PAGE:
Trump Immigration Chief Ken Cuccinelli Calls Migrants ‘Things Coming Across the Border’
Trump administration acting Director of the Citizenship and Immigration Services Ken Cuccinelli made a telling slip of the tongue when he referred to migrants as “things coming across the border” during a falsehood-choked exchange with CNN’s Alisyn Camerota.
On Friday morning’s edition of New Day, Camerota interviewed Cuccinelli about the Trump administration’s new proposal to detain migrant families indefinitely and concluded by asking about an Obama-era program that President Donald Trump scrapped in 2017.
Camerota described the Obama administration’s case management program — which had a 100 percent success rate for families showing up to court dates — and noted “That was done away with by the Trump administration in 2017. Why not go back to that?”
“Well right now, our agency, my agency, USCIS, handles asylum cases, and right now we have a 330,000 case backlog, and over half of that is more than 2 years old, it predates 2017,” Cuccinelli said, and while listing the “challenges” faced by the various DHS agencies, said of his own agency “we are doing all weekend to just to deal with the things coming across the border.”
Cuccinelli went on to complain about credible fear interviews, which he said are “a huge problem,” and added that “case management is not something we have personnel for.”
“Because you ended the program,” Camerota said.
“We do not have the manpower right now to, we’re barely keeping the asylum backlog from going up,” Cuccinelli said, then attacked “the people who come to our southern border knowing very well they are not asylum cases,” accusing migrants of making “fraudulent asylum claims” that “clog up the entire asylum system.”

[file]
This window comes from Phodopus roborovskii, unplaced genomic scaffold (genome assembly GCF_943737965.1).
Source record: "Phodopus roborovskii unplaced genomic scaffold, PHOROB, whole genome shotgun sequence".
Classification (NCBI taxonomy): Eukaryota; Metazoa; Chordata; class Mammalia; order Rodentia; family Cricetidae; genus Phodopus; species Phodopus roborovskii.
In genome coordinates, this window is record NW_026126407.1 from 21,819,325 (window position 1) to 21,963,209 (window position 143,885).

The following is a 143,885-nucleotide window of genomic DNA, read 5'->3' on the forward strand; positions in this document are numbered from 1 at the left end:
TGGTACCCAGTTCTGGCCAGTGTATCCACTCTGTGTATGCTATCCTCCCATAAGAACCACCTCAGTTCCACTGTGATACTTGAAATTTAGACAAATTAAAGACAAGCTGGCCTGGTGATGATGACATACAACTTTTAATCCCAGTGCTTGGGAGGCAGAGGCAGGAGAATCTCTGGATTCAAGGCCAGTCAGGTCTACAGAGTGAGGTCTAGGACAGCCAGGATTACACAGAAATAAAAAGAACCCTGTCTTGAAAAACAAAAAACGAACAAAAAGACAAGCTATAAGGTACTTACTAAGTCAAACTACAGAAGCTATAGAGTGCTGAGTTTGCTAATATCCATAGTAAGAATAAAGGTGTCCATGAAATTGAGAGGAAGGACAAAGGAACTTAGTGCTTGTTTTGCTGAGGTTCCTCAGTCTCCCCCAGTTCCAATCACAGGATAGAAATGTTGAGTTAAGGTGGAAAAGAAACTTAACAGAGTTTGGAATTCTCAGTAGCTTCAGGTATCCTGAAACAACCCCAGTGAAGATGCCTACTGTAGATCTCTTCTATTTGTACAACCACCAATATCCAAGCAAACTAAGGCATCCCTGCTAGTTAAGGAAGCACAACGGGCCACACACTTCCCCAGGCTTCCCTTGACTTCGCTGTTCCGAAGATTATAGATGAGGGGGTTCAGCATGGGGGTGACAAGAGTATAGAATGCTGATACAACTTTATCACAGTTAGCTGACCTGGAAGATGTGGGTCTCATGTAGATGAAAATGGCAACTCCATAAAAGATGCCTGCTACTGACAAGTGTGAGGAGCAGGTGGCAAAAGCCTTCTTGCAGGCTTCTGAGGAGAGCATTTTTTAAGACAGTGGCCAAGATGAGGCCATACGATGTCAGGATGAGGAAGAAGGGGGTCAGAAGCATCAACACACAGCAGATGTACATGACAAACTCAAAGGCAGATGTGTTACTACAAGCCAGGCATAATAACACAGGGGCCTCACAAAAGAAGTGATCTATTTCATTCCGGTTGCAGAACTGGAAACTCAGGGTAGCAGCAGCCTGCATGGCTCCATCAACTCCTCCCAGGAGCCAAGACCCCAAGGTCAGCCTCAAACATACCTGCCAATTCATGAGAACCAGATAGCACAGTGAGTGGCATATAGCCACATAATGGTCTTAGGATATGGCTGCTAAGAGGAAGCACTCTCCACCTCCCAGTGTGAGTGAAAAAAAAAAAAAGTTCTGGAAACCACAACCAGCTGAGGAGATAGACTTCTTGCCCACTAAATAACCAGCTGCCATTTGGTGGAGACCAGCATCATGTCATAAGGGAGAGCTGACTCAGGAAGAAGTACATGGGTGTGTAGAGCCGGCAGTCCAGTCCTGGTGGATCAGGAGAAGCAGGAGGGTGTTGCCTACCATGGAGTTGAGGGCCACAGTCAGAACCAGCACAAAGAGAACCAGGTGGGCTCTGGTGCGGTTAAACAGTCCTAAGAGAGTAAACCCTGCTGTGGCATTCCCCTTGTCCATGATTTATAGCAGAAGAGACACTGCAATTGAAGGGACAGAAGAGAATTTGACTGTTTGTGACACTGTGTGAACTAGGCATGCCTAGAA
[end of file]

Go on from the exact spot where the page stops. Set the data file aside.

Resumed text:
Cuccinelli’s reference to migrants as “things” aside, the facts do not support any of what he says. The case management program was not conducted by USCIS personnel or any other agency, it was handled by a private company contracted by DHS, so reinstating it would have zero effect on Cuccinelli’s “manpower.”
And the cost of the program was $36 per day per family, as opposed to the $300 per person — which would be about $12oo a day for a family of 4 — that family detention costs the government.
Cuccinelli’s assertion about “fraudulent” asylum claims is also false. Immigration courts do deny 90 percent of asylum claims, but that doesn’t make them “fraudulent.” According to figures from Cuccinelli’s own agency, about 90 percent of asylum-seekers pass their “credible fear” interviews. And the Trump administration has moved to exclude domestic and gang violence abuse victims from eligibility for asylum.
Watch the clip above, via CNN.
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